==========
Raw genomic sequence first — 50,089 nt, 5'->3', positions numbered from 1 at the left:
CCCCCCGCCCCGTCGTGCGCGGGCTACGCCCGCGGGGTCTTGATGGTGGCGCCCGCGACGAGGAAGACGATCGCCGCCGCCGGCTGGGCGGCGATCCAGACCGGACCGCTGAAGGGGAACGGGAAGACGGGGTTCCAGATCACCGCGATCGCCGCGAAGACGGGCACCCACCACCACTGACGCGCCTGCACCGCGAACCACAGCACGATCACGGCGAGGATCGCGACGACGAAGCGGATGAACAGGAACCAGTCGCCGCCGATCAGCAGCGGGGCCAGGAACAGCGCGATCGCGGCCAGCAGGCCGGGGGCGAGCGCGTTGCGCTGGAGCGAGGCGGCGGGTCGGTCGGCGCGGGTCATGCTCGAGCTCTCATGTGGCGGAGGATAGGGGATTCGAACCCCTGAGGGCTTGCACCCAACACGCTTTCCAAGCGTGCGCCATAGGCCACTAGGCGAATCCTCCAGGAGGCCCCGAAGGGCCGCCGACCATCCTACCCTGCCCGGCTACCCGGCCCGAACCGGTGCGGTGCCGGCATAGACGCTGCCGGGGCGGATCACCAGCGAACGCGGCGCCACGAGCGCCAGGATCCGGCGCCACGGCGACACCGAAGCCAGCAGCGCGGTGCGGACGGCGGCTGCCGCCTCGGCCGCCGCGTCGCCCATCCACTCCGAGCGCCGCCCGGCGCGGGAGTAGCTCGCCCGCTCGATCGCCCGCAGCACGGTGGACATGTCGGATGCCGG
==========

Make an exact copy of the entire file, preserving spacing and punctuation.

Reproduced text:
Raw genomic sequence first — 50,089 nt, 5'->3', positions numbered from 1 at the left:
CCCCCCGCCCCGTCGTGCGCGGGCTACGCCCGCGGGGTCTTGATGGTGGCGCCCGCGACGAGGAAGACGATCGCCGCCGCCGGCTGGGCGGCGATCCAGACCGGACCGCTGAAGGGGAACGGGAAGACGGGGTTCCAGATCACCGCGATCGCCGCGAAGACGGGCACCCACCACCACTGACGCGCCTGCACCGCGAACCACAGCACGATCACGGCGAGGATCGCGACGACGAAGCGGATGAACAGGAACCAGTCGCCGCCGATCAGCAGCGGGGCCAGGAACAGCGCGATCGCGGCCAGCAGGCCGGGGGCGAGCGCGTTGCGCTGGAGCGAGGCGGCGGGTCGGTCGGCGCGGGTCATGCTCGAGCTCTCATGTGGCGGAGGATAGGGGATTCGAACCCCTGAGGGCTTGCACCCAACACGCTTTCCAAGCGTGCGCCATAGGCCACTAGGCGAATCCTCCAGGAGGCCCCGAAGGGCCGCCGACCATCCTACCCTGCCCGGCTACCCGGCCCGAACCGGTGCGGTGCCGGCATAGACGCTGCCGGGGCGGATCACCAGCGAACGCGGCGCCACGAGCGCCAGGATCCGGCGCCACGGCGACACCGAAGCCAGCAGCGCGGTGCGGACGGCGGCTGCCGCCTCGGCCGCCGCGTCGCCCATCCACTCCGAGCGCCGCCCGGCGCGGGAGTAGCTCGCCCGCTCGATCGCCCGCAGCACGGTGGACATGTCGGATGCCGG